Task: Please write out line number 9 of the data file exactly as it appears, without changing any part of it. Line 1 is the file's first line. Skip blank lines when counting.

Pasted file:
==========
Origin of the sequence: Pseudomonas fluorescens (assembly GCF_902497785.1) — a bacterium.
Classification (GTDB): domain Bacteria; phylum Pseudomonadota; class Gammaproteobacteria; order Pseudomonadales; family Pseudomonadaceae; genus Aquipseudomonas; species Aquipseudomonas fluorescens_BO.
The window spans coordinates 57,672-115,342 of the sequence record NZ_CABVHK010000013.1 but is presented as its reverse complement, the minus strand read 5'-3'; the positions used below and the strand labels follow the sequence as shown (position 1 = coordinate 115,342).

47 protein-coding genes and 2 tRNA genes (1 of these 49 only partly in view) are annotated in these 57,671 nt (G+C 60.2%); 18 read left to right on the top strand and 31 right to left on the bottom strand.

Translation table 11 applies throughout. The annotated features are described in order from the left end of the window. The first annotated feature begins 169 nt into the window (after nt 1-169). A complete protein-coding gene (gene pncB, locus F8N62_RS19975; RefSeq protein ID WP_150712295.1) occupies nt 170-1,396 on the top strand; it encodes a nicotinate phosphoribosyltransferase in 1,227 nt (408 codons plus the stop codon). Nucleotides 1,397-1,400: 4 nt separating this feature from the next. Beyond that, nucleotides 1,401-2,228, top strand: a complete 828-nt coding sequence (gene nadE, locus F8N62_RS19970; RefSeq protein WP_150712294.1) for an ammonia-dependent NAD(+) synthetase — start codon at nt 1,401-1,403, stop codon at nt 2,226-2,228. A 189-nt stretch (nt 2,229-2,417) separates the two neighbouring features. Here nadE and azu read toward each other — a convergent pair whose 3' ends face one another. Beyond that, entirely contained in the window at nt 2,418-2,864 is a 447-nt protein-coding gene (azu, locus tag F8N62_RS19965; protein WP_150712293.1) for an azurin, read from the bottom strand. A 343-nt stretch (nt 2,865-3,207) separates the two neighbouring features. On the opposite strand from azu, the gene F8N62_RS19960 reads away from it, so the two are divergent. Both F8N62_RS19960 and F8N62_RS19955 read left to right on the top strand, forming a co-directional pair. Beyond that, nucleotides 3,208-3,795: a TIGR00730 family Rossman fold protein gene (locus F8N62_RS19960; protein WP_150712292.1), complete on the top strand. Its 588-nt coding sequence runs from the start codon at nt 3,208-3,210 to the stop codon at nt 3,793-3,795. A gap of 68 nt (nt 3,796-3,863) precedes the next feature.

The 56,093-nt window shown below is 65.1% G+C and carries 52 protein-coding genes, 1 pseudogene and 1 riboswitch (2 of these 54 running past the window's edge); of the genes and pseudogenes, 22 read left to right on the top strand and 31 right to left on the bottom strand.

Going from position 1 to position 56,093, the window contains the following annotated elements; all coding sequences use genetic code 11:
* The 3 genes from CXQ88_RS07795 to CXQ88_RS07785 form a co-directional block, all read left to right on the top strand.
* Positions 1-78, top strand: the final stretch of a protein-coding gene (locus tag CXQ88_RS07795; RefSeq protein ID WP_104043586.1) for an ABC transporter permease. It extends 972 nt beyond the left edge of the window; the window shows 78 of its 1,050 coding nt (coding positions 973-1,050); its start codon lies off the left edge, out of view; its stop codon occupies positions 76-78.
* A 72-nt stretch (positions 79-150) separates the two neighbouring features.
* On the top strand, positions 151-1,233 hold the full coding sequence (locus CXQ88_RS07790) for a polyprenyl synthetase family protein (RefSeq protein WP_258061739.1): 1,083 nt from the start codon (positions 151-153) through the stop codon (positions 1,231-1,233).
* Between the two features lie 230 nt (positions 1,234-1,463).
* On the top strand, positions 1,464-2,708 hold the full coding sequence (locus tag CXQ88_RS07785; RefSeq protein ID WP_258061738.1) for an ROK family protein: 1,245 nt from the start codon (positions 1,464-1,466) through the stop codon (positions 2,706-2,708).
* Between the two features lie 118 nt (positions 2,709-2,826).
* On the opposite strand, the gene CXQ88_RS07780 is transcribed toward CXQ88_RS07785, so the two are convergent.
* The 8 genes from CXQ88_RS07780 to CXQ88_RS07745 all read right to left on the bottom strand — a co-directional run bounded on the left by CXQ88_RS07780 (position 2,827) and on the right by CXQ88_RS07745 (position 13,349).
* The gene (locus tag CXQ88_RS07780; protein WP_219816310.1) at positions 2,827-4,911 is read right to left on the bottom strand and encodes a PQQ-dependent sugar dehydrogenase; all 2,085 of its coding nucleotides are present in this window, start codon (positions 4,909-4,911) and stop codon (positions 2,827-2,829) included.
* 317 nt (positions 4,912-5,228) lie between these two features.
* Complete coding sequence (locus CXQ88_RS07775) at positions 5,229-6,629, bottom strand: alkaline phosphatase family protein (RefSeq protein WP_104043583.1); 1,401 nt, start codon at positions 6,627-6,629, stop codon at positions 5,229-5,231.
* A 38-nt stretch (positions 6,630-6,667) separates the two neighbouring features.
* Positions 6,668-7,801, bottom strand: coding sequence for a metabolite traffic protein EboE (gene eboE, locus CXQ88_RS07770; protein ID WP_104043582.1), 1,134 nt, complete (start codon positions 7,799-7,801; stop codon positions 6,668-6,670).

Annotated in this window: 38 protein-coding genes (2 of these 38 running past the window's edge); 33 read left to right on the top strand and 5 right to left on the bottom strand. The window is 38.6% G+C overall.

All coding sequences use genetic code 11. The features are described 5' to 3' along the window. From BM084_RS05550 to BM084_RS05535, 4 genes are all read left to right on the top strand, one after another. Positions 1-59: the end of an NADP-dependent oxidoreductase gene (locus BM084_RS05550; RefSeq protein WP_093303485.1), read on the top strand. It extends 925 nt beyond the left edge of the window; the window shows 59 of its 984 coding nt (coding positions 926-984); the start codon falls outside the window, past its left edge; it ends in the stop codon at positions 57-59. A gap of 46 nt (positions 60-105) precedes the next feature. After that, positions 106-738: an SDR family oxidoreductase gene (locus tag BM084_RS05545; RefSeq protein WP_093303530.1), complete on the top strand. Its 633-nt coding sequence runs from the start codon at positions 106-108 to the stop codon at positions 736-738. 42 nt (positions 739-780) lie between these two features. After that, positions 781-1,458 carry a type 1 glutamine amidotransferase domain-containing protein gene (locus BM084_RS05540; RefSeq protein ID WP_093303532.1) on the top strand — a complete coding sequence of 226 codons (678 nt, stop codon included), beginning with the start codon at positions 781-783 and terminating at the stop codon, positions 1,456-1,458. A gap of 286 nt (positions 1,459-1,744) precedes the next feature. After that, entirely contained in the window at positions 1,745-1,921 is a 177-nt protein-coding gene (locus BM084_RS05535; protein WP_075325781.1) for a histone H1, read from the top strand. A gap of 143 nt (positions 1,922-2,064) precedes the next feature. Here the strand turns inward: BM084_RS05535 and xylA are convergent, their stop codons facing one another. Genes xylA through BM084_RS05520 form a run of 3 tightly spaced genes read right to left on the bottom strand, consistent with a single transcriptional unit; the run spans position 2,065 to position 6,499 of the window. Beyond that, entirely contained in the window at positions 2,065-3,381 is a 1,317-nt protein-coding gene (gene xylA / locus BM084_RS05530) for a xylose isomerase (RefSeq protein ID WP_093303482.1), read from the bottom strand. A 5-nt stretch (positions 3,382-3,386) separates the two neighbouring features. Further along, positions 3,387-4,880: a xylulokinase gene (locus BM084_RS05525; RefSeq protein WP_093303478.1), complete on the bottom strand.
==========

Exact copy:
* Positions 1-78, top strand: the final stretch of a protein-coding gene (locus tag CXQ88_RS07795; RefSeq protein ID WP_104043586.1) for an ABC transporter permease. It extends 972 nt beyond the left edge of the window; the window shows 78 of its 1,050 coding nt (coding positions 973-1,050); its start codon lies off the left edge, out of view; its stop codon occupies positions 76-78.